Identifying Magnificat tone
  • tsoapm
    Posts: 77
    Hello,

    Our bishop is visiting, and a decision was made to sing Vespers (nice idea on paper): the rest of the choir has the tone for the Magnificat basically memorised, but all I have to go on is the attached and a recording of the rest of the choir.

    As you can see, the text has no useful pointing, just the asterisks, which are easy enough to work out anyway. From what I understand, the tone as written was done by ear by the maestro of another choir, not available for comment. I’m not sure whether it’s meant to be based around speech stresses or just the final syllables.

    Is it at all possible that someone can recognise the tone jotted out and point me in the direction of a more rationally annotated version? I know that the psalm tones I've seen in the past have accent markings above them, for example.

    Many thanks
  • The bottom section is 8G, should be with one sharp.

    SOL-LA-DO = Incipit; RE-DO = Mediant; DO-TI-DO-LA-SOL = Termination.

    In 2 sharps (as it appears to be written?), it will still work, it is just a transposition:

    DO-RE-FA = Incipit; SOL-FA = Mediant; FA-MI-FA-RE-DO = Termination.

    In Latin, you would have two options - the Simple tone or the Solemn tone. These are pp 212 and 218 respectively in the Liber Usualis that you can download from CMAA.

    Whichever tone you choose, the successive verses would typically have an incipit vs. starting on the dominant / reciting tone as is standard for the canticles.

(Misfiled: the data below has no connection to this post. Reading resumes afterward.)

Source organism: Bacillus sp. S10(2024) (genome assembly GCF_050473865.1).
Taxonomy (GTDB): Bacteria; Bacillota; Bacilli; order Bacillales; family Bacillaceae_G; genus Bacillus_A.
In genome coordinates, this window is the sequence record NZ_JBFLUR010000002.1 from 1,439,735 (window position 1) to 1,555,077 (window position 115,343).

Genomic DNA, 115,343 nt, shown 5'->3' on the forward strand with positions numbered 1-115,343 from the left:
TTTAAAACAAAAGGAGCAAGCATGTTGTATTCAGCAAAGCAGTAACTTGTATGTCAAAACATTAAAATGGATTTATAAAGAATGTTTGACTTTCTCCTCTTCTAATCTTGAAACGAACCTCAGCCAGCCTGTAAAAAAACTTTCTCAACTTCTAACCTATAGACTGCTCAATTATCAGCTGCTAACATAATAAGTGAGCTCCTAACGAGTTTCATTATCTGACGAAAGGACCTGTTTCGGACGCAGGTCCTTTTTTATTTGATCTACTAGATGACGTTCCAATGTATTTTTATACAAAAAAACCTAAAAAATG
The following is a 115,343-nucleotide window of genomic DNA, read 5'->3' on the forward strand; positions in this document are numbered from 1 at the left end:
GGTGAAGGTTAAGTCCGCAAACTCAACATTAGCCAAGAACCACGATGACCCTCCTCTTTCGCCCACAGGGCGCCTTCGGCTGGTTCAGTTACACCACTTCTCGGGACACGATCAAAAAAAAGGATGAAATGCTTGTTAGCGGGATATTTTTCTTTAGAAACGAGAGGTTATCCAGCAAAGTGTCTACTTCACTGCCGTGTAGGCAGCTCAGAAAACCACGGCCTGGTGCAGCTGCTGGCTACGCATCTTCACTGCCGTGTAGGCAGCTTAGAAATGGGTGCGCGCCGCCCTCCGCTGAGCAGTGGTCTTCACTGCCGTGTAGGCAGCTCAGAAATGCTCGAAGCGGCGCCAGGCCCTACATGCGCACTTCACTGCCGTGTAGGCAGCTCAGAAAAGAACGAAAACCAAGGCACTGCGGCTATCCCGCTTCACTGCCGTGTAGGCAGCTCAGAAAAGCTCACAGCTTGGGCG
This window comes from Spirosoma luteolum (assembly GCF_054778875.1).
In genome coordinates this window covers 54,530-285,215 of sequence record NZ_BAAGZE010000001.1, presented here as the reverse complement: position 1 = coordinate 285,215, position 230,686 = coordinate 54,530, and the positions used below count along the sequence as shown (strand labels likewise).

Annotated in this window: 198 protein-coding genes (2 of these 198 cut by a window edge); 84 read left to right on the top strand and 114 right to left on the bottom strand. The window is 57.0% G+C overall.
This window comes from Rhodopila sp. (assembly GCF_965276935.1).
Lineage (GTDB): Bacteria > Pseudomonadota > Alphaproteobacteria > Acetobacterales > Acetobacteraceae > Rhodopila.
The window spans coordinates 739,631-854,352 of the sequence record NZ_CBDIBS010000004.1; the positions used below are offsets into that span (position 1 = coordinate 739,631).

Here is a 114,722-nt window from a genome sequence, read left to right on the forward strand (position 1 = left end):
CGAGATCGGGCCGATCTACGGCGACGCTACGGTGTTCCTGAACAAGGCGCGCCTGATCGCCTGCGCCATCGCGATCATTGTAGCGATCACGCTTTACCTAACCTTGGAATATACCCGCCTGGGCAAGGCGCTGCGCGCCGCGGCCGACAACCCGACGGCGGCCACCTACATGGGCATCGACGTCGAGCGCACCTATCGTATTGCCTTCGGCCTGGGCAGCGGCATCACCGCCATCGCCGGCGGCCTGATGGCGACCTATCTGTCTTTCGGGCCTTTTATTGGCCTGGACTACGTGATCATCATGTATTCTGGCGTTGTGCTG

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  • a_f_hawkins
    Posts: 757
    The bottom section seems to be 8G from the Graduale Simplex, eg p301. In the GS version all verses are sung in the same way, (except for the Gloria Patri, the repeat at sicut erat omits the first note) NB it's one syllable per note all through.
  • tsoapm
    Posts: 77
    That’s great, thank you both. ☺ With any luck I can just mark the appropriate number of accents in the text then. Vediamo...
  • a_f_hawkins
    Posts: 757
    The other question ¿speech stresses or just final syllables? you may be able to tell from the recording. FWIW, in English Paul F Ford uses speech stresses and adapts as seen in #363 of By Flowing Waters, but then English is more difficult with its abundance of final stressed syllables.
  • tsoapm
    Posts: 77
    Yes; the trouble is that Italian is always going to be a second language for me - I don't think I'm ever going to be able to feel my way through a psalm/canticle in Italian as intuitively as the rest of my choir. The terminations shouldn't be too much of a challenge though, as trochee endings are extreeeeeeeeeeeeeeeeeemely prevalent in Italian, with final stressed syllables essentially always marked even in normal prose.